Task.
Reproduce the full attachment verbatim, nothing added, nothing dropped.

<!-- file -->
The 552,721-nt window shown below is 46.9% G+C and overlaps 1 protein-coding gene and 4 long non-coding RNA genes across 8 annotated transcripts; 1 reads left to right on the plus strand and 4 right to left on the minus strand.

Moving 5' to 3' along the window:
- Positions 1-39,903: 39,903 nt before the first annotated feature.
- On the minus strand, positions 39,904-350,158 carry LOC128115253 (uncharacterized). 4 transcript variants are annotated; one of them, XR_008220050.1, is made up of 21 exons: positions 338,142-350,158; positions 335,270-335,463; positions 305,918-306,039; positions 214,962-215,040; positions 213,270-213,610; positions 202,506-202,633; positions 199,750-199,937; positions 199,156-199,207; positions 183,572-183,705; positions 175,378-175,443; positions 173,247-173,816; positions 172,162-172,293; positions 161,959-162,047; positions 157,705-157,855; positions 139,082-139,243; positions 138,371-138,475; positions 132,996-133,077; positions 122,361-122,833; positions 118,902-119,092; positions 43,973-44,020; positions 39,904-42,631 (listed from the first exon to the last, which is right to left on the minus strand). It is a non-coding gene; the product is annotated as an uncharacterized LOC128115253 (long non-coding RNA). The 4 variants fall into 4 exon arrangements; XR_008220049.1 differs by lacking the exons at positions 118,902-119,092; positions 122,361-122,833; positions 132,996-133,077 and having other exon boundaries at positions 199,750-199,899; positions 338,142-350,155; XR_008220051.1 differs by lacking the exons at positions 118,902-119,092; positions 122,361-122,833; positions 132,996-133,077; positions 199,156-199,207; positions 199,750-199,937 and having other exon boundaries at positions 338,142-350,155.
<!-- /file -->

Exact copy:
The 552,721-nt window shown below is 46.9% G+C and overlaps 1 protein-coding gene and 4 long non-coding RNA genes across 8 annotated transcripts; 1 reads left to right on the plus strand and 4 right to left on the minus strand.

Moving 5' to 3' along the window:
- Positions 1-39,903: 39,903 nt before the first annotated feature.
- On the minus strand, positions 39,904-350,158 carry LOC128115253 (uncharacterized). 4 transcript variants are annotated; one of them, XR_008220050.1, is made up of 21 exons: positions 338,142-350,158; positions 335,270-335,463; positions 305,918-306,039; positions 214,962-215,040; positions 213,270-213,610; positions 202,506-202,633; positions 199,750-199,937; positions 199,156-199,207; positions 183,572-183,705; positions 175,378-175,443; positions 173,247-173,816; positions 172,162-172,293; positions 161,959-162,047; positions 157,705-157,855; positions 139,082-139,243; positions 138,371-138,475; positions 132,996-133,077; positions 122,361-122,833; positions 118,902-119,092; positions 43,973-44,020; positions 39,904-42,631 (listed from the first exon to the last, which is right to left on the minus strand). It is a non-coding gene; the product is annotated as an uncharacterized LOC128115253 (long non-coding RNA). The 4 variants fall into 4 exon arrangements; XR_008220049.1 differs by lacking the exons at positions 118,902-119,092; positions 122,361-122,833; positions 132,996-133,077 and having other exon boundaries at positions 199,750-199,899; positions 338,142-350,155; XR_008220051.1 differs by lacking the exons at positions 118,902-119,092; positions 122,361-122,833; positions 132,996-133,077; positions 199,156-199,207; positions 199,750-199,937 and having other exon boundaries at positions 338,142-350,155.